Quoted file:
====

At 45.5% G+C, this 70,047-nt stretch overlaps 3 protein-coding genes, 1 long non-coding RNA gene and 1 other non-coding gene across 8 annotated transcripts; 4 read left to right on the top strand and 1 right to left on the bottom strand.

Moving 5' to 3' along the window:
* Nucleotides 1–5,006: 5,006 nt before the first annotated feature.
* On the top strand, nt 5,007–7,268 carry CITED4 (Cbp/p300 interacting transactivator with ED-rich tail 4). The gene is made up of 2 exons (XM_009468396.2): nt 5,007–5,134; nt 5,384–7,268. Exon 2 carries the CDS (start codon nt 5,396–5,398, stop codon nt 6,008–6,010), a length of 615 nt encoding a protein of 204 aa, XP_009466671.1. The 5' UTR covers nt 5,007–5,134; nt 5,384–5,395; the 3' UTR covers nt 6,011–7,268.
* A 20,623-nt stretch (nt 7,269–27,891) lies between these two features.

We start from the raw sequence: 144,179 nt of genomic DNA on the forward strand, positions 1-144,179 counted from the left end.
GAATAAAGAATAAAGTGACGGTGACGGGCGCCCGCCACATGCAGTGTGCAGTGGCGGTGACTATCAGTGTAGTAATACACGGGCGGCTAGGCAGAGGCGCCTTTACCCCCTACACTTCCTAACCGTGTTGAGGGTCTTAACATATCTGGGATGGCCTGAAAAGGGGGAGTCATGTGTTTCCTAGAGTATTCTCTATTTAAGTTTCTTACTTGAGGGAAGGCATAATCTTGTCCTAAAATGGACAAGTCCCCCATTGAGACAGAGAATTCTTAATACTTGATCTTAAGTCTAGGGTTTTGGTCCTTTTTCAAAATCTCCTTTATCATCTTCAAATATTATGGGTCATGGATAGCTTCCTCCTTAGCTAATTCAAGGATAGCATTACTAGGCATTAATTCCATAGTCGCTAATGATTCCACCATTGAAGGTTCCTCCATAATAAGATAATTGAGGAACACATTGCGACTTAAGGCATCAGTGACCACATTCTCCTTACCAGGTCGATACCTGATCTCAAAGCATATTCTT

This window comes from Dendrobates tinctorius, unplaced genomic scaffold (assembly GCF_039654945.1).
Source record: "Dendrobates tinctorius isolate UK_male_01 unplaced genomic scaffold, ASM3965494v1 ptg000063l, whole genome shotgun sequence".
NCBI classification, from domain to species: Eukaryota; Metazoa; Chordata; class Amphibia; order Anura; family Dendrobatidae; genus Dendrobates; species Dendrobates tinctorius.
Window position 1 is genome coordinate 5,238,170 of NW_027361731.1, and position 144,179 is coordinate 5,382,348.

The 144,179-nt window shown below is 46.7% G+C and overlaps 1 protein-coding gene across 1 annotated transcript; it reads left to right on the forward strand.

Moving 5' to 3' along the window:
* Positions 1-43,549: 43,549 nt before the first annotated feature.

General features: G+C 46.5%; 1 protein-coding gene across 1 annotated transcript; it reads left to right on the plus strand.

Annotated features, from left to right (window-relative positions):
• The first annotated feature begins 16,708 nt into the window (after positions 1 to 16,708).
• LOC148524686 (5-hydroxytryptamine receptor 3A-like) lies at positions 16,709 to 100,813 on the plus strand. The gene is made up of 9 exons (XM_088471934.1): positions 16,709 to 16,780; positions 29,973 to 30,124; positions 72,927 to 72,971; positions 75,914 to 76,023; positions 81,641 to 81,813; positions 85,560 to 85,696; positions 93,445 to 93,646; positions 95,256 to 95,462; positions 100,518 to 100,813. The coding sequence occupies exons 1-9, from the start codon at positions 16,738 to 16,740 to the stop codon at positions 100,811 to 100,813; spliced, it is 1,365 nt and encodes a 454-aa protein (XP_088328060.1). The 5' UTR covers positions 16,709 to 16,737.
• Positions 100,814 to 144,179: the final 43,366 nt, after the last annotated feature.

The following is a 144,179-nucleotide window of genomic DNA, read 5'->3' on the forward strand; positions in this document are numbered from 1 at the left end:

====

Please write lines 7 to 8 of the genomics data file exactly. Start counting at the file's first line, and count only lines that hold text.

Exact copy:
GAATAAAGAATAAAGTGACGGTGACGGGCGCCCGCCACATGCAGTGTGCAGTGGCGGTGACTATCAGTGTAGTAATACACGGGCGGCTAGGCAGAGGCGCCTTTACCCCCTACACTTCCTAACCGTGTTGAGGGTCTTAACATATCTGGGATGGCCTGAAAAGGGGGAGTCATGTGTTTCCTAGAGTATTCTCTATTTAAGTTTCTTACTTGAGGGAAGGCATAATCTTGTCCTAAAATGGACAAGTCCCCCATTGAGACAGAGAATTCTTAATACTTGATCTTAAGTCTAGGGTTTTGGTCCTTTTTCAAAATCTCCTTTATCATCTTCAAATATTATGGGTCATGGATAGCTTCCTCCTTAGCTAATTCAAGGATAGCATTACTAGGCATTAATTCCATAGTCGCTAATGATTCCACCATTGAAGGTTCCTCCATAATAAGATAATTGAGGAACACATTGCGACTTAAGGCATCAGTGACCACATTCTCCTTACCAGGTCGATACCTGATCTCAAAGCATATTCTT

This window comes from Dendrobates tinctorius, unplaced genomic scaffold (assembly GCF_039654945.1).